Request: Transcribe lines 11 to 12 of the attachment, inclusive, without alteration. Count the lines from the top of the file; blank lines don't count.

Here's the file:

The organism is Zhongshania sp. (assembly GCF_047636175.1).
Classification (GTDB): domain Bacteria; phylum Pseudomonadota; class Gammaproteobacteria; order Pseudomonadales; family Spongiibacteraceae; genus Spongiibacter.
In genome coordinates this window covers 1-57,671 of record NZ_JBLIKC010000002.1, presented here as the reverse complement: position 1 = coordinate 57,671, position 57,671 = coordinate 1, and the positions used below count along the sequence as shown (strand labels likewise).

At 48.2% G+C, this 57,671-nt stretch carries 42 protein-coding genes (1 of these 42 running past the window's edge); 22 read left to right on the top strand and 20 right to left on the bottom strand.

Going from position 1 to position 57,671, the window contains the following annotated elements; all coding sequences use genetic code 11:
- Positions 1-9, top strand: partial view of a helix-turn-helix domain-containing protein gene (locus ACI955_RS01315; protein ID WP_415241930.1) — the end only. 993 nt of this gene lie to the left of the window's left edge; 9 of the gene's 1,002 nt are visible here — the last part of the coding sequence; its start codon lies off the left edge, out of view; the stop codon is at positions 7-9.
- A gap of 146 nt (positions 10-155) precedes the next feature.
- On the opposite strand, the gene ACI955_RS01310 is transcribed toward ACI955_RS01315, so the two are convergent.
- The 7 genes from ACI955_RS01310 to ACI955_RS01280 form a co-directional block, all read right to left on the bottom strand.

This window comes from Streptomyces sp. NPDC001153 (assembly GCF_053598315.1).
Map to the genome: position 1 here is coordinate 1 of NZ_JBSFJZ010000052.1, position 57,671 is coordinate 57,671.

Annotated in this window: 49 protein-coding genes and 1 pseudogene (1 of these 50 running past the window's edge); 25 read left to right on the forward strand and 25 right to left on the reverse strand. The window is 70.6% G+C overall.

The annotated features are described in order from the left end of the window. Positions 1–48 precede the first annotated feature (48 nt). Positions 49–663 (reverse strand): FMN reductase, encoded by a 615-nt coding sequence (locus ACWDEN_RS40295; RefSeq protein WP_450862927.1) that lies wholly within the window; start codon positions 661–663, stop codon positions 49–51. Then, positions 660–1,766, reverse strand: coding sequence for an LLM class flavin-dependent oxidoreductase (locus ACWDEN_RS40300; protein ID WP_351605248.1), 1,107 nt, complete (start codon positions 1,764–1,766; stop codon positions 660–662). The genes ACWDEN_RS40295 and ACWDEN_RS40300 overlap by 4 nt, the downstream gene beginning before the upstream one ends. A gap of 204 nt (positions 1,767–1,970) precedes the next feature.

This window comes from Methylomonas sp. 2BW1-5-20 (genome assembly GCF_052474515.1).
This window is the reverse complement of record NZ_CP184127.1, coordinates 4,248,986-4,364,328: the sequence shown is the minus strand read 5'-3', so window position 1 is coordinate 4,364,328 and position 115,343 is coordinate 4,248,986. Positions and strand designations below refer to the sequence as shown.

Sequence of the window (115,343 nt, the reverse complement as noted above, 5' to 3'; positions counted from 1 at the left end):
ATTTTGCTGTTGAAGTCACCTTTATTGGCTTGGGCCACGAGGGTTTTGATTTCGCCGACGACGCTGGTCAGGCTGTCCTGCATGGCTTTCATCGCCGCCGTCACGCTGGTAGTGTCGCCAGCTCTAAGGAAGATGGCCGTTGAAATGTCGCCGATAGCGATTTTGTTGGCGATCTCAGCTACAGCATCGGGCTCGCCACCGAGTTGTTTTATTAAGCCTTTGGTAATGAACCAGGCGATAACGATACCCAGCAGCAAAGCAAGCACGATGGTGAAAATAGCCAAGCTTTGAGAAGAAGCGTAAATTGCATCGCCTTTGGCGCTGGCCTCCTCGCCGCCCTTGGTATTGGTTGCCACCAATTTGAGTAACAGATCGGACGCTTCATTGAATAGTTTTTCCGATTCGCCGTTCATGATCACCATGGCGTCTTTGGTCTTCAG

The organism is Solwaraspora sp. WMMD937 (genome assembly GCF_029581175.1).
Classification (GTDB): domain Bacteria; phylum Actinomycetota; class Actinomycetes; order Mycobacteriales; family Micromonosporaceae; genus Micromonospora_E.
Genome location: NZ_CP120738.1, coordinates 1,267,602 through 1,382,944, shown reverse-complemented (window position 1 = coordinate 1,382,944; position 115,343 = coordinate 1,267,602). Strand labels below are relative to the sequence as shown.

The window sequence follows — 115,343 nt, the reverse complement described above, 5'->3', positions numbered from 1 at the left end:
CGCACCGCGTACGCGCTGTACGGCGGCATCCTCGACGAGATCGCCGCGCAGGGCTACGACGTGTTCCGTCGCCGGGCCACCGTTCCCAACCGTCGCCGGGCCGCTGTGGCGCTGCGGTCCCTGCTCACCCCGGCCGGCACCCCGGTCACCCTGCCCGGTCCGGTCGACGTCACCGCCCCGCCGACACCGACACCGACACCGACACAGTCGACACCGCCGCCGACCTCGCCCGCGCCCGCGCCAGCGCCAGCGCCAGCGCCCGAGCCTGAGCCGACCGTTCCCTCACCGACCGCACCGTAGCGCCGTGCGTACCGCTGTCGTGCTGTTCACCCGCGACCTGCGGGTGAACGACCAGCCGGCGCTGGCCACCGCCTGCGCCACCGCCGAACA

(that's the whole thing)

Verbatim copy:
Map to the genome: position 1 here is coordinate 1 of NZ_JBSFJZ010000052.1, position 57,671 is coordinate 57,671.

Annotated in this window: 49 protein-coding genes and 1 pseudogene (1 of these 50 running past the window's edge); 25 read left to right on the forward strand and 25 right to left on the reverse strand. The window is 70.6% G+C overall.